2 240 PART REVIEW 4 Mid-Term Examination Chapter Partners of a partnership have a. limited liability. So do shareholders in a corporation. b. limited liability. Shareholders in a corporation have unlimited liability. c. unlimited liability. So do shareholders in a corporation. d. unlimited liability. Shareholders in a corporation have limited liability. 12. An economically efficient method of production a. is always technologically efficient. b. lies below the production function. c. lies below the supply curve. d. may not always be technologically efficient. 13. An electrician quits her current job, which pays $30,000 per year. She can take a job with another firm for $40,000 per year or work for herself. The opportunity cost of working for herself is a. $10,000. b. $30,000. c. $40,000. d. $ In their relation to a firm s managers, shareholders act a. as agents. b. as principals. c. in loco parentis. d. as a cabinet for advice. Chapter If a firm s marginal product of labor is greater than its average product of labor, then an increase in its use of labor necessarily will a. reduce its total product. b. raise its average product of labor. c. raise its marginal product of labor. d. not change its average product of labor. 16. The additional cost of producing an additional unit of output is the firm s a. MC. b. ATC. c. AVC. d. AFC. 17. In general, diseconomies of scale occur a. as output expands at low levels of production. b. through the entire range of production. c. as output expands at high levels of production. d. whenever the slope of the total product curve is positive.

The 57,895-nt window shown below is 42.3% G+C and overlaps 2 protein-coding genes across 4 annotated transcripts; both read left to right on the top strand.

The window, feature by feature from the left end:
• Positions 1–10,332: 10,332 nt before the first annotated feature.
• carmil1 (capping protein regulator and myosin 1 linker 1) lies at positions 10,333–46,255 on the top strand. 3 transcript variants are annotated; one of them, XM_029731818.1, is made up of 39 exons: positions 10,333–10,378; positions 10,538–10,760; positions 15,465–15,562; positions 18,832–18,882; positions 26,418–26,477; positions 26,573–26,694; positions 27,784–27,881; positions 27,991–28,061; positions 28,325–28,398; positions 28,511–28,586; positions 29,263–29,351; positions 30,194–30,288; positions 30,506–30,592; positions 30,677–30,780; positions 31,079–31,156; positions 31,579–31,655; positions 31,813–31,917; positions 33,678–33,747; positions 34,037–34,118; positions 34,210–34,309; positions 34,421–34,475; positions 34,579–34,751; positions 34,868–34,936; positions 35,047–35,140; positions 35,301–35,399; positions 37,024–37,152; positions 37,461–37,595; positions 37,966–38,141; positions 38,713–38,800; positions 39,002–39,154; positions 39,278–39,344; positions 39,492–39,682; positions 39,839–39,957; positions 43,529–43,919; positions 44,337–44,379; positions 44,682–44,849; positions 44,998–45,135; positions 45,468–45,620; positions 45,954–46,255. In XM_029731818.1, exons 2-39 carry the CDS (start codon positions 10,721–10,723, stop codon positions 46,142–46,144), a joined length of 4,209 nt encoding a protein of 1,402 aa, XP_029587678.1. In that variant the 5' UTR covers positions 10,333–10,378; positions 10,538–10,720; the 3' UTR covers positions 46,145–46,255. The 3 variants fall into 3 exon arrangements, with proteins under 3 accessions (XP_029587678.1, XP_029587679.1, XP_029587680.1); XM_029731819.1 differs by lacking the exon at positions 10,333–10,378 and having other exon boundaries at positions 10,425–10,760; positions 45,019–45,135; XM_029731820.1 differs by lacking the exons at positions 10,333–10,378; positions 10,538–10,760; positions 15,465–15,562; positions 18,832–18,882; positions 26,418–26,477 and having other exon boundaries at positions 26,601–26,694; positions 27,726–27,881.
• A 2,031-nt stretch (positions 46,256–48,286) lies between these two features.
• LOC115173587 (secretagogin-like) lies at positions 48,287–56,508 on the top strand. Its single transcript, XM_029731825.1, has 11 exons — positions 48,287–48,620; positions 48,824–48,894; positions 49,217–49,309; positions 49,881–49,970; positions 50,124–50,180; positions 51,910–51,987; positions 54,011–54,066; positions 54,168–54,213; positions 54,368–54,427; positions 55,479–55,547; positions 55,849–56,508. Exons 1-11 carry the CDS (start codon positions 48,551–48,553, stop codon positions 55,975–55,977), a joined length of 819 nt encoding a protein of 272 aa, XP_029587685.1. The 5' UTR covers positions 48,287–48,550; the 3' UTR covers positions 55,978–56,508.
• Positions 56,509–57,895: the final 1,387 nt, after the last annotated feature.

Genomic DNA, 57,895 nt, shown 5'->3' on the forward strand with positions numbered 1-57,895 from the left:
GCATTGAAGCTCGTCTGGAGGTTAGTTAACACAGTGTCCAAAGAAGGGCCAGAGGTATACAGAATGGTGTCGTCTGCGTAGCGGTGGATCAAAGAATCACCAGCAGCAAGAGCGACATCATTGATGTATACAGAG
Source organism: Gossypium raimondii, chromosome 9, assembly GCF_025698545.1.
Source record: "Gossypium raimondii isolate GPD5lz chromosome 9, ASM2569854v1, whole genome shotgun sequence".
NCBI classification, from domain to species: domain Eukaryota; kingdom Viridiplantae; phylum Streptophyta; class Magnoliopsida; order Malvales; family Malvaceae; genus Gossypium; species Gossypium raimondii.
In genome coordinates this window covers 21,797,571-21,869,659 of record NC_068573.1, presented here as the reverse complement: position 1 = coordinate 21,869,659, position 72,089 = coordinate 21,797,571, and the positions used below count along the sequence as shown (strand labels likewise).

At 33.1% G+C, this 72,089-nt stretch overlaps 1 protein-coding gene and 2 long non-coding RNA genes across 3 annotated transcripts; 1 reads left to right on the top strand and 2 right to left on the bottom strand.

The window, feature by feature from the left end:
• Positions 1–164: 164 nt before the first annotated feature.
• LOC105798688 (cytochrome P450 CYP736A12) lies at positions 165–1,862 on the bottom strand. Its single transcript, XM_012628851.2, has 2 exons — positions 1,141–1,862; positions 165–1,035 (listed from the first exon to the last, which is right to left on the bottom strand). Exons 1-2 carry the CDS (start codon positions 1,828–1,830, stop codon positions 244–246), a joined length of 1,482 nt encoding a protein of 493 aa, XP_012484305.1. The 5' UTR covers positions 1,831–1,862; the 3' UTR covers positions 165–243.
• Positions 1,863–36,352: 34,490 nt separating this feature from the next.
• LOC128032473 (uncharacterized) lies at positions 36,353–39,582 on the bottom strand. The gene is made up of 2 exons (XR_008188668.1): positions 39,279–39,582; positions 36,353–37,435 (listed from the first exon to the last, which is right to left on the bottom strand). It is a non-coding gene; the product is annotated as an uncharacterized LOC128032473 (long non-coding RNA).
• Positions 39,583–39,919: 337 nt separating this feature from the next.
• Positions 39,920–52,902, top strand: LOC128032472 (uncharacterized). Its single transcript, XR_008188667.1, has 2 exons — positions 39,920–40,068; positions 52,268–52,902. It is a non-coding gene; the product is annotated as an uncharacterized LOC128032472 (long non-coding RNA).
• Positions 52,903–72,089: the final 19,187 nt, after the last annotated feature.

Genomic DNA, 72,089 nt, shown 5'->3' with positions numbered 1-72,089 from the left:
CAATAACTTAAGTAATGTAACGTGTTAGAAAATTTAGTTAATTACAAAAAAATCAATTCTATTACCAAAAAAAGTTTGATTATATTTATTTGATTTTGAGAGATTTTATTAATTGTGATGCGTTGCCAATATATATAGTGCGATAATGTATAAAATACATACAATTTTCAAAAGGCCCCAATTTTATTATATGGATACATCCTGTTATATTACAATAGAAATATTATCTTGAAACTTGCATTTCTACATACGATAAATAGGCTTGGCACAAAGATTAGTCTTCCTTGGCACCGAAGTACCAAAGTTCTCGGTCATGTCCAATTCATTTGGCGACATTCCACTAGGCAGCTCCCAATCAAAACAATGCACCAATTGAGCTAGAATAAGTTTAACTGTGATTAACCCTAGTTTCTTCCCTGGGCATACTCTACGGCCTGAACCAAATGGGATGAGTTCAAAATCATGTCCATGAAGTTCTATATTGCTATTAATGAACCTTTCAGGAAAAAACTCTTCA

3 FIRMS AND MARKETS The intersection of the MC and ATC curves is the point at which a. average total cost is minimized. b. average variable cost is minimized. c. average fixed cost is minimized. d. total product is maximized. Chapter In perfect competition, which is the case? a. A firm can influence the price of the good. b. There are many sellers. c. There are restrictions on entry. d. All firms sell a slightly different product. 10. A firm should decrease its output as long as its a. average total revenue exceeds its average total cost. b. average total revenue exceeds its average variable cost. c. marginal cost exceeds its marginal revenue. d. marginal revenue exceeds its marginal cost. 11. At a firm s shutdown point, its average variable cost equals its a. average total cost. b. average fixed cost. c. price. d. None of the above. 12. A perfectly competitive firm finds that at its current output, MR = MC and P > ATC. Then this firm will a. expand its output and lower its price. b. reduce its output and raise its price. c. shut down. d. not change its production nor its price. Chapter Public franchises are a. legal barriers to entry. So are patents. b. legal barriers to entry. Patents are natural barriers to entry. c. natural barriers to entry. So are patents. d. natural barriers to entry. Patents are legal barriers to entry. 14. The demand curve for a monopoly a. lies above its marginal revenue curve. b. lies on its marginal revenue curve. c. lies below its marginal revenue curve. d. is horizontal.